Can You Work Part-Time on Social Security Disability?

Can You Work Part-Time on Social Security Disability?

working part-time on disability

Whether you’re already receiving benefits or are just starting the social security disability application process, you may be wondering if working part-time on disability is an option. Even if you qualify for the maximum monthly disability benefits amount, you may still be looking at a significant decrease in your monthly income. The ability to hold down a part-time job could help you make the economic transition easier.

For this reason, the Social Security Administration (SSA) offers incentives and Ticket to Work programs for qualifying disability benefits recipients, which means you may be able to work a part-time job and still receive monthly benefits. Learn more about these programs and how to maximize your earnings from Social Security Disability Advocates USA.

Trial Work Period

A trial work period is a nine-month period which allows you to test your ability to work. During this time, you are allowed to work as much or as little as you are able to without giving up any of your monthly benefits. In order to use a trial work period, you’ll need to report your work to the SSA and you must still be disabled. 

As of 2020, any earnings over $910 per month automatically qualify you for a trial work period. The nine months of work may be consecutive or may amount to nine months of work within a 60-month period. As long as you do not work more than nine months in this time while earning over $910 per month and you are still disabled, you can still collect full benefits during your trial work period.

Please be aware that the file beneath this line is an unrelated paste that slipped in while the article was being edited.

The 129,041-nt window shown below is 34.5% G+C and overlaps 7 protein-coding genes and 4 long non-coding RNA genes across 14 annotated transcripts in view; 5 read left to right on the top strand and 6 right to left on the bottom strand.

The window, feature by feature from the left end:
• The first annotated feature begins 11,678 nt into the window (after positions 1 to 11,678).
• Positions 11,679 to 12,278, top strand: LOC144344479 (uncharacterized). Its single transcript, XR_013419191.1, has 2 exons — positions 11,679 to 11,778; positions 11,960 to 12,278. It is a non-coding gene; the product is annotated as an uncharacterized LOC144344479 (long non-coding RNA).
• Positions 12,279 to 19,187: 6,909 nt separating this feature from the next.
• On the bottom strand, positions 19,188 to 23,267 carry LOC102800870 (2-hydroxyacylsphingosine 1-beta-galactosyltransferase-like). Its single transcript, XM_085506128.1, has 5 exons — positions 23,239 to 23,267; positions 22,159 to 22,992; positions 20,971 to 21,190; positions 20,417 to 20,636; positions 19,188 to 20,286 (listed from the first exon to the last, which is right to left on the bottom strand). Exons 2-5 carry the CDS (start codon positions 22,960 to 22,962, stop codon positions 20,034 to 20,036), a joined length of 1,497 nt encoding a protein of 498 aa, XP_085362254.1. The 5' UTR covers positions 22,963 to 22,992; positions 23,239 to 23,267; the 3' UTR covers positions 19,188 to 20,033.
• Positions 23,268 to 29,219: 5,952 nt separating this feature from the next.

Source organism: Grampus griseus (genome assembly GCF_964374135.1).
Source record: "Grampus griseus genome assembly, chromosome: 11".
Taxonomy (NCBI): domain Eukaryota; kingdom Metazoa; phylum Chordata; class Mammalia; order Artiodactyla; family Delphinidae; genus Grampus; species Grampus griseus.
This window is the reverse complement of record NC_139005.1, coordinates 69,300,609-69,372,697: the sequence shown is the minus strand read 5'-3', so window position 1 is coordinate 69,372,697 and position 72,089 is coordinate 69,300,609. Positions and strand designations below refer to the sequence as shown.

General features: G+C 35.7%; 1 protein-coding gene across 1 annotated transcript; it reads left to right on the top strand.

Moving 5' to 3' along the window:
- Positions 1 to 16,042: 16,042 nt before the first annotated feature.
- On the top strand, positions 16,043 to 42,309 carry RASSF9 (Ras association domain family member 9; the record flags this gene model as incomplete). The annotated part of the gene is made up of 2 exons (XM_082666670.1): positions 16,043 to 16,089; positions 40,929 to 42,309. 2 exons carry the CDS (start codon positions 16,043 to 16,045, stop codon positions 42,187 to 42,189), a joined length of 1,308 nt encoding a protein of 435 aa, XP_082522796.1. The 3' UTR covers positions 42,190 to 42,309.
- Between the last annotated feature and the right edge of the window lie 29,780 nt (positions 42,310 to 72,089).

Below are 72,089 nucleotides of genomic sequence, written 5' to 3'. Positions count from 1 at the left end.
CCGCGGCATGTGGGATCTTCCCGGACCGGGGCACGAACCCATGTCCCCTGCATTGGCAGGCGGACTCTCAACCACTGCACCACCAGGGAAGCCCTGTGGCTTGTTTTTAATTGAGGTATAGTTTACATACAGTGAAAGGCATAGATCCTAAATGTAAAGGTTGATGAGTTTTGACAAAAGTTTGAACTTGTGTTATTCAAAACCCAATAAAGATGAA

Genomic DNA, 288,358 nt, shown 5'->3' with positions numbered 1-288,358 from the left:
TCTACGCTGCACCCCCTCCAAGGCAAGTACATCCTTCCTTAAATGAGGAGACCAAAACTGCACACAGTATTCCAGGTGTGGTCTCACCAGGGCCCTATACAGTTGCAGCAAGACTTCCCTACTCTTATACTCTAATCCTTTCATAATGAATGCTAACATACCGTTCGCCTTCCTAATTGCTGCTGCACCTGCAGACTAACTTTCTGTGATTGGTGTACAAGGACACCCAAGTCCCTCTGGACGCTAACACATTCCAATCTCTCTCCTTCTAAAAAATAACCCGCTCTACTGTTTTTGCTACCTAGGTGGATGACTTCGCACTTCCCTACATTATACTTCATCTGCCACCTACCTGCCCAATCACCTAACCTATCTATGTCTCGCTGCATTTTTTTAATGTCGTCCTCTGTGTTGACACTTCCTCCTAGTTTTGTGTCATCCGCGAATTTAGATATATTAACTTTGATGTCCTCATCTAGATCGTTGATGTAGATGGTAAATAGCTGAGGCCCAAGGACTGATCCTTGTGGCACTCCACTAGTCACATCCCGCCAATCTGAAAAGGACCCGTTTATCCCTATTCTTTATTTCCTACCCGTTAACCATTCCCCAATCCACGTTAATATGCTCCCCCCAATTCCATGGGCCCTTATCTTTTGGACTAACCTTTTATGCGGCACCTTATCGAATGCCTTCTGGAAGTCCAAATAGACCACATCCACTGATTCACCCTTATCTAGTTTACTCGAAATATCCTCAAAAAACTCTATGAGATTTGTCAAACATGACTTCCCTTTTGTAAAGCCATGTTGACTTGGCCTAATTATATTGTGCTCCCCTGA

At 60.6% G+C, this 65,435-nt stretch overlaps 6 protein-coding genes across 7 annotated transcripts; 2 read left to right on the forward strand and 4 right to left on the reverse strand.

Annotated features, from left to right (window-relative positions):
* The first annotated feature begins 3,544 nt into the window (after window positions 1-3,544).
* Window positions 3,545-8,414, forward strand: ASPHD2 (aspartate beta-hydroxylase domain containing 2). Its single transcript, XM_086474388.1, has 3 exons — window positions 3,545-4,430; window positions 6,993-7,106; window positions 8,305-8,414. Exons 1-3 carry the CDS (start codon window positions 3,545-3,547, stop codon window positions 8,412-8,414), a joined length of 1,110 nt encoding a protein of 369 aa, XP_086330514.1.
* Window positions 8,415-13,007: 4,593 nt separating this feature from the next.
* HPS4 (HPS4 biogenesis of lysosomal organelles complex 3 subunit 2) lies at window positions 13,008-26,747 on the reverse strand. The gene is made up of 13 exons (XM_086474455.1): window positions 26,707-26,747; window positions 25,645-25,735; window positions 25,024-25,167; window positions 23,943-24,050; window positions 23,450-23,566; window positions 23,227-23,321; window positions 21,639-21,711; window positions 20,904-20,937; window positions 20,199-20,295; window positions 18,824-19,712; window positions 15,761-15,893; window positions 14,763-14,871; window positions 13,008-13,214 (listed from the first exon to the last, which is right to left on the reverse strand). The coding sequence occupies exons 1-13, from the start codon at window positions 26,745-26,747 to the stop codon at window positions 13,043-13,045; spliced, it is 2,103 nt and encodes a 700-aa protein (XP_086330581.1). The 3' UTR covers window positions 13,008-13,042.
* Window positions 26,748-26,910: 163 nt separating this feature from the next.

Extended Period of Eligibility

After your trial work period expires, you may be granted an additional 36-month extended period of eligibility. In this case, you can continue working part-time on disability while collecting full benefits as long as your earnings are not considered by the SSA to be “substantial”.

The SSA defines Substantial Gainful Activity (SGA) as any monthly earnings over $1,260 except for those who receive disability for vision problems. Blind workers may earn up to $2,110 per month during an extended period of eligibility. The extended period of eligibility is helpful to many because it does not require you to reapply for disability benefits.

Expedited Reinstatement

Some people worry that working part-time on disability may disqualify them for benefits, and that they will have to start the application or appeals process all over again. However, this isn’t always the case. 

With expedited reinstatement, if you lose your benefits because you start earning too much from working, the SSA will give you five years to ask for reinstatement of your disability benefits if your condition prevents you from working again. While the SSA will again review your medical condition, your benefits will restart immediately in the interim.

Ticket to Work